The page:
Herta admitted his job was made much more difficult in the closing stages of the race when his famously fulsome mane had flopped forward, limiting his vision through his visor.

“I couldn't really see much because my head sock broke,” he said. “All of my hair went in front of my face. I could see Felix when I went through Turn 3. I could kind of judge the gap… I was having to look out the sides of my visor instead of in front.

“It sounds like a lame excuse and I try not to make excuses. I really couldn't see much. This head sock that I have has to hold back a lot of hair so I can understand why it broke. It's the first time I've ever actually seen that or heard of that.”

When asked about using potential hair accessories in future, Herta replied: “I could cut my hair and get a toupee or something? I don't know!”

Not fogged off: How Coulthard begged a favour from Schumacher

David Coulthard, McLaren MP4/11B, wearing Michael Schumacher's spare helmet

David Coulthard, McLaren MP4/11B, wearing Michael Schumacher's spare helmet

Photo by: Sutton Images

Formula 1 stars David Coulthard and Michael Schumacher didn’t always get along. Their infamous bust-up after colliding at Spa in the 1998 Belgian Grand Prix springs to mind as evidence of that fact. But two years earlier, the German did the Scot a great favour.

After suffering from severe visor fogging in the wet warm-up session, McLaren’s Coulthard turned to Schumacher – who wore the same brand of helmet – and asked if he could borrow the Ferrari legend’s spare.

“I had a terrible problem in the warm-up with my helmet,” explained Coulthard. “The visor was completely steamed up and I couldn't see after one lap, and I didn't feel confident I could fix the problem.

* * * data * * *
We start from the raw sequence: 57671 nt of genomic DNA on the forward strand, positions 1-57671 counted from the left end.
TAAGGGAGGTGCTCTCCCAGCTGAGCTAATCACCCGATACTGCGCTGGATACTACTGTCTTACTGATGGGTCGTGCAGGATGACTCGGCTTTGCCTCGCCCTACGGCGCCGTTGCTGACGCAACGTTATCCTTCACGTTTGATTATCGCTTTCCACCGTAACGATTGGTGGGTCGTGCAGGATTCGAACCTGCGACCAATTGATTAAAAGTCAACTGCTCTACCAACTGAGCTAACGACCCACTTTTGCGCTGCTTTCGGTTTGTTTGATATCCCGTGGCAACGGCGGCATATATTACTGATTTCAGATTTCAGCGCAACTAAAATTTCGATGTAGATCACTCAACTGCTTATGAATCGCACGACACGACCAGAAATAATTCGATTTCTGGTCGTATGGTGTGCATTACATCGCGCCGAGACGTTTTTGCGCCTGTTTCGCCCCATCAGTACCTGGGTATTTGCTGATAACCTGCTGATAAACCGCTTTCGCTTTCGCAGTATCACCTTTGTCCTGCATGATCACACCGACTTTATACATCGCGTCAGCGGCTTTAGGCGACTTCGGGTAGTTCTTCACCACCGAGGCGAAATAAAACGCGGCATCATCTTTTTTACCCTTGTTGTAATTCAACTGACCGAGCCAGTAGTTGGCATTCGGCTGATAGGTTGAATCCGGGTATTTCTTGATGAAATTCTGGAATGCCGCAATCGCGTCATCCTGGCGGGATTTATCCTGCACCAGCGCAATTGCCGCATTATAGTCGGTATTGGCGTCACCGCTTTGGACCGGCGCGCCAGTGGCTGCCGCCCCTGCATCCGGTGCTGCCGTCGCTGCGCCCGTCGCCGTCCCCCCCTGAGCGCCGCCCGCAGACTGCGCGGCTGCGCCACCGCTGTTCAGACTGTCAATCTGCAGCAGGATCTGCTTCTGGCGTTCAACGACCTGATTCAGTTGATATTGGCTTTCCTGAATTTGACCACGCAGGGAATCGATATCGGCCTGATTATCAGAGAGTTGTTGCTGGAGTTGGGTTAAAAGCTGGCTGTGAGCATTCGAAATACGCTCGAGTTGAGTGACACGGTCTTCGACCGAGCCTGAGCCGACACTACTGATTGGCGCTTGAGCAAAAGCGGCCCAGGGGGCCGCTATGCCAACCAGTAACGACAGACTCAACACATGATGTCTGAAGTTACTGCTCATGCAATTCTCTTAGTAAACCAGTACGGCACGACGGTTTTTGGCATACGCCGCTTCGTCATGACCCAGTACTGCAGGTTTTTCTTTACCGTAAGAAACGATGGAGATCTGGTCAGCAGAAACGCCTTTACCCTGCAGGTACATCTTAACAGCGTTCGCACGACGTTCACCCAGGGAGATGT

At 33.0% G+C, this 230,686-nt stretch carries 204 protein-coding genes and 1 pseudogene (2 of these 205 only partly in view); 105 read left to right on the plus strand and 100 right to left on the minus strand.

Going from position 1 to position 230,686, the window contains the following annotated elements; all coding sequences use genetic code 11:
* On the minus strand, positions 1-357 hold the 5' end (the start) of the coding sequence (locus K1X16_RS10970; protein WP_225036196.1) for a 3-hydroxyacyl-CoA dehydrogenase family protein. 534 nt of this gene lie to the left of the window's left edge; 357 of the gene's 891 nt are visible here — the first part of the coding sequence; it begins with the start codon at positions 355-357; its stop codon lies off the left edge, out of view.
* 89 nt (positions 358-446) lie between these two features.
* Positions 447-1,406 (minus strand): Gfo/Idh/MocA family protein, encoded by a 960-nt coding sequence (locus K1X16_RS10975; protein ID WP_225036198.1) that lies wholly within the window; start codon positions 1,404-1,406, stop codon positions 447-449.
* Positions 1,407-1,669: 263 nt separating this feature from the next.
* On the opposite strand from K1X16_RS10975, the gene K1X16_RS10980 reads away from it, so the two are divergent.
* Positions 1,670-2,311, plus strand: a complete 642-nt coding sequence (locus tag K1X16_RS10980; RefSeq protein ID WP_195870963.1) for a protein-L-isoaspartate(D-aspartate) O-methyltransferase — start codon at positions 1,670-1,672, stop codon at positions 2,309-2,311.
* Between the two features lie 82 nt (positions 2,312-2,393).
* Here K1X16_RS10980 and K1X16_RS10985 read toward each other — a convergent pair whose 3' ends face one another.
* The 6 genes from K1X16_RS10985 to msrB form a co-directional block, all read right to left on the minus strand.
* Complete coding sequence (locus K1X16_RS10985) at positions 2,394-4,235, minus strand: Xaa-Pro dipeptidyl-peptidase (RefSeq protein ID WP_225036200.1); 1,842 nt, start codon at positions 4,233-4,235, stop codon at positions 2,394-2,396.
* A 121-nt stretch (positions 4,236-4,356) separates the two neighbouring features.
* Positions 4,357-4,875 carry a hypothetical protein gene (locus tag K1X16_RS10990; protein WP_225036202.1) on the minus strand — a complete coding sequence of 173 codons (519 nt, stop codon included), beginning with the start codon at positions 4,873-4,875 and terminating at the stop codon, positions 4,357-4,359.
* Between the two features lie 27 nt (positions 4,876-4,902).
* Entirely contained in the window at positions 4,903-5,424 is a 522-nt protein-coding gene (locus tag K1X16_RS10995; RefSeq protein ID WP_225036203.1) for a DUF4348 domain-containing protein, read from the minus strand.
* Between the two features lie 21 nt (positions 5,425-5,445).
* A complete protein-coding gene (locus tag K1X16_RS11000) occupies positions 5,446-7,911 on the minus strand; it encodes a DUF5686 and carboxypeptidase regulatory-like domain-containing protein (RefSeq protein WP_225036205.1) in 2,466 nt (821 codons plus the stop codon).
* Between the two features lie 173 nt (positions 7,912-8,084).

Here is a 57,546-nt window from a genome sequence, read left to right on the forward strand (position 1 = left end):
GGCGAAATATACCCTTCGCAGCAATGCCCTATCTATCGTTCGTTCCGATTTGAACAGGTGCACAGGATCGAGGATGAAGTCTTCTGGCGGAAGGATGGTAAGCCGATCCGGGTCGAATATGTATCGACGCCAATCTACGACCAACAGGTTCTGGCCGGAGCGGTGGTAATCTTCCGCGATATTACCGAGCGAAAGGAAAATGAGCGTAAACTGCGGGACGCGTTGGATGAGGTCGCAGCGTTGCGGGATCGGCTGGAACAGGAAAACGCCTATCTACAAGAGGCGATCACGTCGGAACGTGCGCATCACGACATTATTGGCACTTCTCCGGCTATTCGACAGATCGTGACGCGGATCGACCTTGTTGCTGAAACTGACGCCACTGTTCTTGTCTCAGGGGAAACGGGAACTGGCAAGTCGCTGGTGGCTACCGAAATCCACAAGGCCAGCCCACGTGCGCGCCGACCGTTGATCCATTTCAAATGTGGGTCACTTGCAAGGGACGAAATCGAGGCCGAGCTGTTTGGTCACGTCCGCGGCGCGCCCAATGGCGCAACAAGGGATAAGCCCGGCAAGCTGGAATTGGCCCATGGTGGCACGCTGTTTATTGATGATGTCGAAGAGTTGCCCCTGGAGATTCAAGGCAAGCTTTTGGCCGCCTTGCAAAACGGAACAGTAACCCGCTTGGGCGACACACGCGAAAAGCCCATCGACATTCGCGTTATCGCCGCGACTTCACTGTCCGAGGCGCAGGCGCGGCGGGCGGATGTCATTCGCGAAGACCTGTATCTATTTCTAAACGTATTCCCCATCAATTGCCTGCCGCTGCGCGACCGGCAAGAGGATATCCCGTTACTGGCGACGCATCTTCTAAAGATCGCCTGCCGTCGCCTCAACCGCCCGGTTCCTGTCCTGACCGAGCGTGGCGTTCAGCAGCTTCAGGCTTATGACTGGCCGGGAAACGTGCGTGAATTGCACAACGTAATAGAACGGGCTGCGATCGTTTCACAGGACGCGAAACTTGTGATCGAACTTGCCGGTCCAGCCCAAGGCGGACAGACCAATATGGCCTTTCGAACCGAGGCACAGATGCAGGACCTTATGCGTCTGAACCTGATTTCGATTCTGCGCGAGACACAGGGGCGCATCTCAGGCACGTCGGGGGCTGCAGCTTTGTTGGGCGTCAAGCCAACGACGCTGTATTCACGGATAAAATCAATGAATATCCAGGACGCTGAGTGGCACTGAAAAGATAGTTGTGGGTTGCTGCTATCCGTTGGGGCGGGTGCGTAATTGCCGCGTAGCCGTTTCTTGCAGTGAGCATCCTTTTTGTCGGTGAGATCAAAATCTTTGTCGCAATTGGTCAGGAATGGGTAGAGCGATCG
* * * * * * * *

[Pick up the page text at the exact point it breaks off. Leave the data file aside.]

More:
“So, I asked if I could borrow one of Michael's helmets and he had no problem to lend me one and we just covered his personal sponsors over and off I went. It was a very unusual thing to do. He did not hesitate, he said ‘yes okay, no problem’ and I raced and finished second.”

Which was great for Coulthard, but not so good for Schumacher – who crashed out from pole position halfway around the opening lap! Team boss Ron Dennis wanted the helmet after the race as a memento, but Coulthard kept the original for himself and arranged for Dennis to receive a replica.

George Russell: Literally too big for his own boots!

George Russell, Mercedes-AMG F1, climbs into his cockpit

George Russell, Mercedes-AMG F1, climbs into his cockpit

Photo by: Steve Etherington / Motorsport Images

When George Russell got his big break by joining the all-conquering Mercedes F1 team in place of a COVID-stricken Lewis Hamilton in the 2020 Sakhir Grand Prix, he had one problem – he didn’t quite fit in the car.

During his seat fitting in the Mercedes W11 on the Wednesday before the race, Russell found that it was a tighter squeeze than his regular surroundings at Williams – at 6' 1", Russell is more than four inches taller than Hamilton.

To remedy this, Russell revealed he used UK size 10 race boots instead of his usual size 11s; Hamilton races with UK size 9 boots.

“It definitely was a tight squeeze,” Russell admitted. “My size 11 feet were a struggle, so I'm having to wear a size smaller shoe than would be ideal. So that's slightly uncomfortable.

“This is not the way I envisioned my first opportunity in a Mercedes race car! But I'm sure I can endure the pain to get this opportunity.”

After just missing pole position around the rarely-used ‘Outer Circuit’ at Bahrain International Circuit, Russell looked poised to win until a rear-left puncture handed the victory to Racing Point’s Sergio Perez.